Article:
Saturday, November 10, 2007

Is Google A Bank?

Google (GOOG) in their Ad Sense segment and other areas may be acquiring the negative bank settlement risk of foreign exchange trading that most international banks have long learned to manage. Consider this.

Google currently reports international earnings and expenses separately. This allows investors to track non US growth. Supposedly over time individual international segments will be broken out in greater detail as they achieve greater importance. The current accounting presentation is similar to old school manufacturers who expand into foreign countries and report according to political and currency boundaries. But Google is not an old school manufacturer.

Google AdSense pays it's partner sites in a variety of foreign currencies. The conversion rate into the partner's account is determined at the date the cheque is cut or the date of wire transfer. Typically this is at the end of the month.

Google is paid by its advertisers in a variety of currencies. Small accounts pay up front and then are charged as clicks occur. Bigger accounts put up a credit card and pay accordingly. Really big customers are most likely billed. Any way you cut it the click may be earned in one currency but paid in another. There is also the complication that certain clients do not need to settle in a cash on the barrel manner. You therefore have a time element where Google accepts naked unhedged FX risk.

This results in an inherent float. Many of the payments are micro in size and difficult to predict precisely. Once they occur the foreign exchange factor is an historical fact with either a positive or negative impact that is set in concrete. At least with banks they have scheduled payments and flows which have predictability and therefore the foreign exchange trader has the ability to model.

Google in its Q3 earnings stated "Had foreign exchange rates remained constant from the second quarter of 2007 through the third quarter of 2007, our revenues in the
third quarter of 2007 would have been $24 million lower. Had foreign exchange rates remained constant from the third quarter of 2006 through the third quarter of 2007, our revenues in the third quarter of 2007 would have been $121 million lower."

This means that currently as the US dollar tanks Google is a net winner in the above scenario. Currencies however fluctuate. Investors focused on a US$ EPS may become very disappointed if the FX rate moves the wrong way.

The whole issue is that click activity will not stay in a currency silo. I personally do not care who clicks on an Ad on this blog. As long as I get paid, which I do, on time. At the same time I do not know what currencies are used to settle payments with the Ad's on this site. As the world increasingly globalizes and activity jumps from one currency silo to another how does Google manage FX risk one click at a time.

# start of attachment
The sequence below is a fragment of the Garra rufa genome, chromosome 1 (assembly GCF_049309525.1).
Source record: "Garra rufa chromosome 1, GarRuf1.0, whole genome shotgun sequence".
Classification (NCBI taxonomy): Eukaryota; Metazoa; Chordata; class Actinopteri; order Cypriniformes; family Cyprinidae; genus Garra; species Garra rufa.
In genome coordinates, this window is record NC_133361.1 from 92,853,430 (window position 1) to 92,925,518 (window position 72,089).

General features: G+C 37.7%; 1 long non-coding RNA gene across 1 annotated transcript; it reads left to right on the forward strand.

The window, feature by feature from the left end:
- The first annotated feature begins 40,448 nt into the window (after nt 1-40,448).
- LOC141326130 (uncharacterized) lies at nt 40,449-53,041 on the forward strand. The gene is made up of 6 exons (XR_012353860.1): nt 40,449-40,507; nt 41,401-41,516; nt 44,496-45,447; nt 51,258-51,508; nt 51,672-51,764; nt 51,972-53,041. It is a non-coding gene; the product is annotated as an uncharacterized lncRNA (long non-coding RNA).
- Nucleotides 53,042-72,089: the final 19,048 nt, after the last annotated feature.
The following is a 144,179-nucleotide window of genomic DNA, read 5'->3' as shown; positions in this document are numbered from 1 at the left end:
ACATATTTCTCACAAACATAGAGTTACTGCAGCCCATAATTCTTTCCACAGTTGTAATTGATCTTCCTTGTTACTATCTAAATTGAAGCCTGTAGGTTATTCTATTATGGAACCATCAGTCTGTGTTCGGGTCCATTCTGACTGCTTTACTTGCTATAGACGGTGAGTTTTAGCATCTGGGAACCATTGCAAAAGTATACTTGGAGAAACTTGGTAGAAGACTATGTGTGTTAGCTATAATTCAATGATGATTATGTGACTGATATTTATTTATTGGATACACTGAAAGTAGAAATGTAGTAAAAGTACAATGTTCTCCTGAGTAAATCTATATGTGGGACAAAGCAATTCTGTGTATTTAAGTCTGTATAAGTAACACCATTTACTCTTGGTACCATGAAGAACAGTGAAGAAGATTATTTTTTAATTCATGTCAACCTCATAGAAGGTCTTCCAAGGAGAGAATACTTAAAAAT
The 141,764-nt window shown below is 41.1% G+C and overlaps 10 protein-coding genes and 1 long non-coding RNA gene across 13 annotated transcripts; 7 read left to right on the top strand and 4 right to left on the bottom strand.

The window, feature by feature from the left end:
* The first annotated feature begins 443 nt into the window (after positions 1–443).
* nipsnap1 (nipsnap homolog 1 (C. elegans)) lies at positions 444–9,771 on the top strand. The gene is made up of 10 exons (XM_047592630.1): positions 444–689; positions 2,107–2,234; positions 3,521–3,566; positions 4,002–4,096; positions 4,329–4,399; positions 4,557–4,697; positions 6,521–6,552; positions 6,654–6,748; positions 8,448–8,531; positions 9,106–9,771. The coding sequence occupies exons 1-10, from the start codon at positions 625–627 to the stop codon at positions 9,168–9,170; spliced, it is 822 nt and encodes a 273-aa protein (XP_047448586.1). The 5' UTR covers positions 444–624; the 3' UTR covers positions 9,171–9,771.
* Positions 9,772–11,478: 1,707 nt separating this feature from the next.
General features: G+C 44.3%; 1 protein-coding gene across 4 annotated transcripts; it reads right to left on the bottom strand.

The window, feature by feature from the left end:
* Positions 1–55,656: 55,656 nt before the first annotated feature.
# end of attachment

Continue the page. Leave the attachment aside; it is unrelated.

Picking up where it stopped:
In the last quarters results Google reported revenues of US$ 4.23 Billion. Assuming a 90 day quarter and 24 hous per day: Google revenues are US$ 1.96 million per hour. But in what currency? Revenue growth rates are huge and are unsuited to reliable modelling.

So please do not say just hedge it. The investment world is very suspicious of supposed hedge strategies. There is a lot of pain out there that should not exist if the hedge salesman had been corrrect.

Comments are most welcome.

Tuesday, November 06, 2007

Greenberg Has No AIG Credibility

Maurice "Hank" Greenberg is rattling the sabre and taking on the cloak of activist investor with AIG. Documents were filed on Friday. Greenberg owns approximately 12% of the outstanding shares. But no real substantive comment has been made by Greenberg as to what he intends to do.

Given his background with the company he should be able to speak extensively without referring to any notes.

Given his background with the industry he should have lots of critical insights that would make lots of money.

Strategic alternatives was mentioned in the regulatory filings. It takes a long time to set up strategic alternatives. Greenberg is 82 years of age. Any new idea's need to come with a built in succession plan. You know something like an insurance policy that manages apparent risk.

Monday, November 05, 2007

CEO Executions Dangerous Precedent

Merrill (MER) blew off O'Neil. Citigroup (C) tossed out Chuck Prince. Who is next? What is next? While they have created a lot of copy for the media the executions themselves are creating some dangerous precedents. Wall Street has been blindly following some fancy computer models that suggested certain types of risks are in-correlated. The models were wrong. Now Wall Street is blindly following the model of executing supposedly offending CEO's because of gross mistakes.

It's easy to go to a lynching. You know find a rope and a strong tree and then hang someone. The lynch mob mentality never came up with an adequate workable plan for the future. Its all rear view mirror mentality.

Here is what the lynchings may do in the future.

1. Will boards continue to isolate themselves from the CEO so they can hang them if needed. Sort of like a mission impossible scenario where the secretary of state will disavow all knowledge. If so, CEO compensation will continue to have a high component for suicide risk.

2. Will CEO's attempt to fiddle the books to avoid reality and avoid the wrath of boards that will want blood payments for mistakes?

Boards are elected to represent shareholder interests. If CEO's screw up with the approval of the board we have a wholesale governance problem. CEO terminations should be reserved for individual performance problems.

Shareholders need to consider how to complain when the CEO appears to have difficulty?